HT.TZ044.View from Lake, Greystoke Mahale, Mahale National Park, Tanzania(0000020881)


This offers a beachside alternative to Tanzania, with the country’s largest coastal park lying either side of the perfect point to view the eclipse. With the eclipse peaking at around 11.20am, the sky will darken over the idyllic Quirimbas Archipelago as the shimmering Indian Ocean grows briefly dull. And, just like Tanzania, the beautiful surroundings will undoubtedly be overlooked by clear skies at this time of year.

Two beautiful island properties steal the best spots for this late-morning show: Azura Benguerra Private Island sits just to the south of the perfect viewing location, whilst Ibo Island Lodge is just to the north. Watch in awe as the sun, high in the sky and almost due north, is obscured above this tropical paradise. After the show is over, spend time exploring the archipelago by land and sea.

HT.MZ002.Benguerra Island, Azura Benguerra Island, Benguerra Island, Mozambique(0000040299)


This forgotten French overseas territory is located so that the entire island will witness a partial eclipse, at the very least. But those on the southern coast will have the best seats. With the eclipse occurring at around 2pm, whilst the sun is in the northwest, the seafront boulevard of Saint Paul is the place to be. Watch as the endless waters of the distant ocean grow dark, with the sun sitting above an unbroken, watery horizon.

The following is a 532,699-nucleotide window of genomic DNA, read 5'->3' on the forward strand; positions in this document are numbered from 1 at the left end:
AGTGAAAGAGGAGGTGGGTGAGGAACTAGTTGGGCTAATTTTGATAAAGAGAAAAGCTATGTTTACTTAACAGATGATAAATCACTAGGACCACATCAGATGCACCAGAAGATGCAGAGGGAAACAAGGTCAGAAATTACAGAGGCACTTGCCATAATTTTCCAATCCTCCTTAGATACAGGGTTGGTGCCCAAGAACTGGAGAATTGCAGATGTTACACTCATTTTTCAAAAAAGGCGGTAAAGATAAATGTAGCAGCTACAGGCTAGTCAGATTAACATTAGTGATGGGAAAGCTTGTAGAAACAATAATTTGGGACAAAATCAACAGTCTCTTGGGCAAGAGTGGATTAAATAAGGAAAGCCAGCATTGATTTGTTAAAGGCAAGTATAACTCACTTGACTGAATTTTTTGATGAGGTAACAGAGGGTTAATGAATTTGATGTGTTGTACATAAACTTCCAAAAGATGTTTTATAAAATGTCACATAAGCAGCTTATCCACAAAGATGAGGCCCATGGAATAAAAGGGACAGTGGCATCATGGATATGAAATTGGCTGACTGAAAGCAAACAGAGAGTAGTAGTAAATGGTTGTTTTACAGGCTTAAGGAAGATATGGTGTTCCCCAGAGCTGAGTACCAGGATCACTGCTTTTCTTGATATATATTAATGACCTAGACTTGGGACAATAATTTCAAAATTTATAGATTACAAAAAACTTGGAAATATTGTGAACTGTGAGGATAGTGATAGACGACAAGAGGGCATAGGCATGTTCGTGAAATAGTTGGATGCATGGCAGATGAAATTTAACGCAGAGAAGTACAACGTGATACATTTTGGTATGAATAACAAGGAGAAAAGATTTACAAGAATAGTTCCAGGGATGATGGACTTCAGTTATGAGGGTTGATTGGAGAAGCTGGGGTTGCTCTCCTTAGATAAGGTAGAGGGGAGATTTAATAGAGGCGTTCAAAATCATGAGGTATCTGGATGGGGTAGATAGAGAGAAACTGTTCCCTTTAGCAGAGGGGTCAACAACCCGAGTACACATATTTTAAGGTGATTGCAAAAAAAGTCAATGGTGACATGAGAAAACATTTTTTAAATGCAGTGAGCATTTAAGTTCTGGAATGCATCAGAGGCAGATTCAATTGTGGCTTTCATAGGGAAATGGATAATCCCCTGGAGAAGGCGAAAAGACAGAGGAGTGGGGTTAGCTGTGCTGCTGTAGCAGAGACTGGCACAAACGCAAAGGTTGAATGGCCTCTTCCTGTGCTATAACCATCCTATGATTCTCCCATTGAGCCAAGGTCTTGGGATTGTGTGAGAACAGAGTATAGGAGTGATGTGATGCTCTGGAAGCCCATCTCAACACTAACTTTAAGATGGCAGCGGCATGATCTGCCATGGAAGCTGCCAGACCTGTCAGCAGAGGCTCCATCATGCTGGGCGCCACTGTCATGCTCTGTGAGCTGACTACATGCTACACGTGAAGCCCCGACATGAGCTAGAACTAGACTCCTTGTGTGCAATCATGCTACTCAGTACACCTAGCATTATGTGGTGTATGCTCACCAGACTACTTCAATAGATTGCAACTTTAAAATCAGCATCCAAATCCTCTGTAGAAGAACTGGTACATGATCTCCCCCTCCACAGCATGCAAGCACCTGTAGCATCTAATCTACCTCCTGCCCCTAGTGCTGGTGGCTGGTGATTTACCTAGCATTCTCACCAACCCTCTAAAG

Alternatively, take advantage of Réunion’s volcanic landscape and climb to the island’s highest point, the towering Piton des Neiges, for an excellent vantage point. Or ascend the only active volcano, the Piton de la Fournaise, for a surreal, eerie experience. Marvel in the mesmerizingly apocalyptic landscape, as the ash-streaked rocks darken under the shadowy, fire-tinged sky.

2016-01-18 14_37_50-Eclipse Blog